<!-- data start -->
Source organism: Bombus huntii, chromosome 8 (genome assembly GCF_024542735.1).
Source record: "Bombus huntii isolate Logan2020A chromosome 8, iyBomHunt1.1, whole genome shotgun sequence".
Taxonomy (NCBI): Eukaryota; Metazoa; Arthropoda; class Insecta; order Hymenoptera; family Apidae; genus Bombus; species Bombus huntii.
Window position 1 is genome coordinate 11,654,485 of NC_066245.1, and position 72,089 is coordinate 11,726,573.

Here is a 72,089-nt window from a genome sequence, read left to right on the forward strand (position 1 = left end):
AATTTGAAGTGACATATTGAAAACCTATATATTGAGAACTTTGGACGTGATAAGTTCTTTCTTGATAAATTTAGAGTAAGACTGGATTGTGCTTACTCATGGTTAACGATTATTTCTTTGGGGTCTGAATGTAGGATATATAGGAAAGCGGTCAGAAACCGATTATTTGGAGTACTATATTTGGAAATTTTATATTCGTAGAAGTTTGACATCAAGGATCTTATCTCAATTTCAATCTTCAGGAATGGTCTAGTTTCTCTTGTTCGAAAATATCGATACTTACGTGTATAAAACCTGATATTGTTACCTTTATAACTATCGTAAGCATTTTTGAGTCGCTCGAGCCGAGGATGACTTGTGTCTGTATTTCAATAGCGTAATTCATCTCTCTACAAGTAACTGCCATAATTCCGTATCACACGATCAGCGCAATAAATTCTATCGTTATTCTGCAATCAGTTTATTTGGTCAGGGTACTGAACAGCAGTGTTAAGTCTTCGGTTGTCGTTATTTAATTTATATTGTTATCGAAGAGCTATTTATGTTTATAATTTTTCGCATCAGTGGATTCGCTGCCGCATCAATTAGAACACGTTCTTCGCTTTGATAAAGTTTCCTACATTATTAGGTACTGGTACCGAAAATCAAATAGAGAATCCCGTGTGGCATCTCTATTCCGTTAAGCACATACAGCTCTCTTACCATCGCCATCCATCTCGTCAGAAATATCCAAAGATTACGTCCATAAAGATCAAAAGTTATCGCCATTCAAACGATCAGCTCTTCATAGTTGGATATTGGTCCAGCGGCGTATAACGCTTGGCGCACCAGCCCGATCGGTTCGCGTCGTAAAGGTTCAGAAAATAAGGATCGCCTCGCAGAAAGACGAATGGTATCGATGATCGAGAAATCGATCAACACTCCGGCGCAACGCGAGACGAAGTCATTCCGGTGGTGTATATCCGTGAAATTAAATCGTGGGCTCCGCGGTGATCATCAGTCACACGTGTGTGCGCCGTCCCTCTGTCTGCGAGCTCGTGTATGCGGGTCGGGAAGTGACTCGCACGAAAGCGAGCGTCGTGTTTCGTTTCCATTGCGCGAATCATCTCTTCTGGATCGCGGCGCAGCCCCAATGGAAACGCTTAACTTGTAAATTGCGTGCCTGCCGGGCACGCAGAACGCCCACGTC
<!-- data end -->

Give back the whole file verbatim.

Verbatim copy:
Source organism: Bombus huntii, chromosome 8 (genome assembly GCF_024542735.1).
Source record: "Bombus huntii isolate Logan2020A chromosome 8, iyBomHunt1.1, whole genome shotgun sequence".
Taxonomy (NCBI): Eukaryota; Metazoa; Arthropoda; class Insecta; order Hymenoptera; family Apidae; genus Bombus; species Bombus huntii.
Window position 1 is genome coordinate 11,654,485 of NC_066245.1, and position 72,089 is coordinate 11,726,573.

Here is a 72,089-nt window from a genome sequence, read left to right on the forward strand (position 1 = left end):
AATTTGAAGTGACATATTGAAAACCTATATATTGAGAACTTTGGACGTGATAAGTTCTTTCTTGATAAATTTAGAGTAAGACTGGATTGTGCTTACTCATGGTTAACGATTATTTCTTTGGGGTCTGAATGTAGGATATATAGGAAAGCGGTCAGAAACCGATTATTTGGAGTACTATATTTGGAAATTTTATATTCGTAGAAGTTTGACATCAAGGATCTTATCTCAATTTCAATCTTCAGGAATGGTCTAGTTTCTCTTGTTCGAAAATATCGATACTTACGTGTATAAAACCTGATATTGTTACCTTTATAACTATCGTAAGCATTTTTGAGTCGCTCGAGCCGAGGATGACTTGTGTCTGTATTTCAATAGCGTAATTCATCTCTCTACAAGTAACTGCCATAATTCCGTATCACACGATCAGCGCAATAAATTCTATCGTTATTCTGCAATCAGTTTATTTGGTCAGGGTACTGAACAGCAGTGTTAAGTCTTCGGTTGTCGTTATTTAATTTATATTGTTATCGAAGAGCTATTTATGTTTATAATTTTTCGCATCAGTGGATTCGCTGCCGCATCAATTAGAACACGTTCTTCGCTTTGATAAAGTTTCCTACATTATTAGGTACTGGTACCGAAAATCAAATAGAGAATCCCGTGTGGCATCTCTATTCCGTTAAGCACATACAGCTCTCTTACCATCGCCATCCATCTCGTCAGAAATATCCAAAGATTACGTCCATAAAGATCAAAAGTTATCGCCATTCAAACGATCAGCTCTTCATAGTTGGATATTGGTCCAGCGGCGTATAACGCTTGGCGCACCAGCCCGATCGGTTCGCGTCGTAAAGGTTCAGAAAATAAGGATCGCCTCGCAGAAAGACGAATGGTATCGATGATCGAGAAATCGATCAACACTCCGGCGCAACGCGAGACGAAGTCATTCCGGTGGTGTATATCCGTGAAATTAAATCGTGGGCTCCGCGGTGATCATCAGTCACACGTGTGTGCGCCGTCCCTCTGTCTGCGAGCTCGTGTATGCGGGTCGGGAAGTGACTCGCACGAAAGCGAGCGTCGTGTTTCGTTTCCATTGCGCGAATCATCTCTTCTGGATCGCGGCGCAGCCCCAATGGAAACGCTTAACTTGTAAATTGCGTGCCTGCCGGGCACGCAGAACGCCCACGTC